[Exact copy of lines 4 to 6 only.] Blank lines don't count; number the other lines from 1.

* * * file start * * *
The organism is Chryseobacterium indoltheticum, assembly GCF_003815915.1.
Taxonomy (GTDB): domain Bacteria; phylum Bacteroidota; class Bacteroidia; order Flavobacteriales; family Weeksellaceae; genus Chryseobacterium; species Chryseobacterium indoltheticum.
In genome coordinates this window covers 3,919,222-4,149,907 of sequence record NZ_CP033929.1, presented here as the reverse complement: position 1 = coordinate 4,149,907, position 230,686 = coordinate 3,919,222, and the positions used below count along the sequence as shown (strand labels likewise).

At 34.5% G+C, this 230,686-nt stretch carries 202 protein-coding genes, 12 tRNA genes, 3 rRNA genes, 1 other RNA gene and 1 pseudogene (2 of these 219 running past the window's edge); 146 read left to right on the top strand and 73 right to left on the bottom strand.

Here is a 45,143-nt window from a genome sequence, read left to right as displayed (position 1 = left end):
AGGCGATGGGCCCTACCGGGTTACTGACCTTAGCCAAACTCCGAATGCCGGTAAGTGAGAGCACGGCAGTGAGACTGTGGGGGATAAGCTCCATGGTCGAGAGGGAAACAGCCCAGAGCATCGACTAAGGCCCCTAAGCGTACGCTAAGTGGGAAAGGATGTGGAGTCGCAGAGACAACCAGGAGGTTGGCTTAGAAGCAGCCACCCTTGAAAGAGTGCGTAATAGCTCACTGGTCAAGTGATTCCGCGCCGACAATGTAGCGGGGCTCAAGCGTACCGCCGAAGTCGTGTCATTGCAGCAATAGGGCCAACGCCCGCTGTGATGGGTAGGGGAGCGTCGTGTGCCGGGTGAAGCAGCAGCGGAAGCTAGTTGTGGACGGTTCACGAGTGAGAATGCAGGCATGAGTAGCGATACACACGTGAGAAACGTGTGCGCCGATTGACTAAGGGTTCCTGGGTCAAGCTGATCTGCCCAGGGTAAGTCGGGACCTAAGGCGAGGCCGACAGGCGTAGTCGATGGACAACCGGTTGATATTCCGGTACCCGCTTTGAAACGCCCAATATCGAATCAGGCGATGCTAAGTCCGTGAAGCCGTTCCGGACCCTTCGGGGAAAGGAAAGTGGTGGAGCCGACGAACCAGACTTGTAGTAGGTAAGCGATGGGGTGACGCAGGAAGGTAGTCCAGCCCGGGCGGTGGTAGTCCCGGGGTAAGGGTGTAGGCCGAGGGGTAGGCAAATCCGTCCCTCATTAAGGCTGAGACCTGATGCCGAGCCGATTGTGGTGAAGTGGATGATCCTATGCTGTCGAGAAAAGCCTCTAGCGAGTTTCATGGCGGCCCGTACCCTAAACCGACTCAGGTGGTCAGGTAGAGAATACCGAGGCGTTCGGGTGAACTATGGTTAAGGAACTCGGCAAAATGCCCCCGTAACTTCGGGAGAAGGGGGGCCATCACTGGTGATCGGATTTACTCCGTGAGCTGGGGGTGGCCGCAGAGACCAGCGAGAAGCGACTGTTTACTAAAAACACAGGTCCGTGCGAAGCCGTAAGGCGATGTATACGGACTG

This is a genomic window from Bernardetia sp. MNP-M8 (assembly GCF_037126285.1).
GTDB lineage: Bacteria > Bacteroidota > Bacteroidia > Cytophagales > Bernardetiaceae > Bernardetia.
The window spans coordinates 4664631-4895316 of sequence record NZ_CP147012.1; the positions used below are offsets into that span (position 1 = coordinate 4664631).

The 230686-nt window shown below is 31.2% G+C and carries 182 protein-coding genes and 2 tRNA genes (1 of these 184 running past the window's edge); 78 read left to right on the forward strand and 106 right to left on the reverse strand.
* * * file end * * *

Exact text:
At 34.5% G+C, this 230,686-nt stretch carries 202 protein-coding genes, 12 tRNA genes, 3 rRNA genes, 1 other RNA gene and 1 pseudogene (2 of these 219 running past the window's edge); 146 read left to right on the top strand and 73 right to left on the bottom strand.

Here is a 45,143-nt window from a genome sequence, read left to right as displayed (position 1 = left end):
AGGCGATGGGCCCTACCGGGTTACTGACCTTAGCCAAACTCCGAATGCCGGTAAGTGAGAGCACGGCAGTGAGACTGTGGGGGATAAGCTCCATGGTCGAGAGGGAAACAGCCCAGAGCATCGACTAAGGCCCCTAAGCGTACGCTAAGTGGGAAAGGATGTGGAGTCGCAGAGACAACCAGGAGGTTGGCTTAGAAGCAGCCACCCTTGAAAGAGTGCGTAATAGCTCACTGGTCAAGTGATTCCGCGCCGACAATGTAGCGGGGCTCAAGCGTACCGCCGAAGTCGTGTCATTGCAGCAATAGGGCCAACGCCCGCTGTGATGGGTAGGGGAGCGTCGTGTGCCGGGTGAAGCAGCAGCGGAAGCTAGTTGTGGACGGTTCACGAGTGAGAATGCAGGCATGAGTAGCGATACACACGTGAGAAACGTGTGCGCCGATTGACTAAGGGTTCCTGGGTCAAGCTGATCTGCCCAGGGTAAGTCGGGACCTAAGGCGAGGCCGACAGGCGTAGTCGATGGACAACCGGTTGATATTCCGGTACCCGCTTTGAAACGCCCAATATCGAATCAGGCGATGCTAAGTCCGTGAAGCCGTTCCGGACCCTTCGGGGAAAGGAAAGTGGTGGAGCCGACGAACCAGACTTGTAGTAGGTAAGCGATGGGGTGACGCAGGAAGGTAGTCCAGCCCGGGCGGTGGTAGTCCCGGGGTAAGGGTGTAGGCCGAGGGGTAGGCAAATCCGTCCCTCATTAAGGCTGAGACCTGATGCCGAGCCGATTGTGGTGAAGTGGATGATCCTATGCTGTCGAGAAAAGCCTCTAGCGAGTTTCATGGCGGCCCGTACCCTAAACCGACTCAGGTGGTCAGGTAGAGAATACCGAGGCGTTCGGGTGAACTATGGTTAAGGAACTCGGCAAAATGCCCCCGTAACTTCGGGAGAAGGGGGGCCATCACTGGTGATCGGATTTACTCCGTGAGCTGGGGGTGGCCGCAGAGACCAGCGAGAAGCGACTGTTTACTAAAAACACAGGTCCGTGCGAAGCCGTAAGGCGATGTATACGGACTG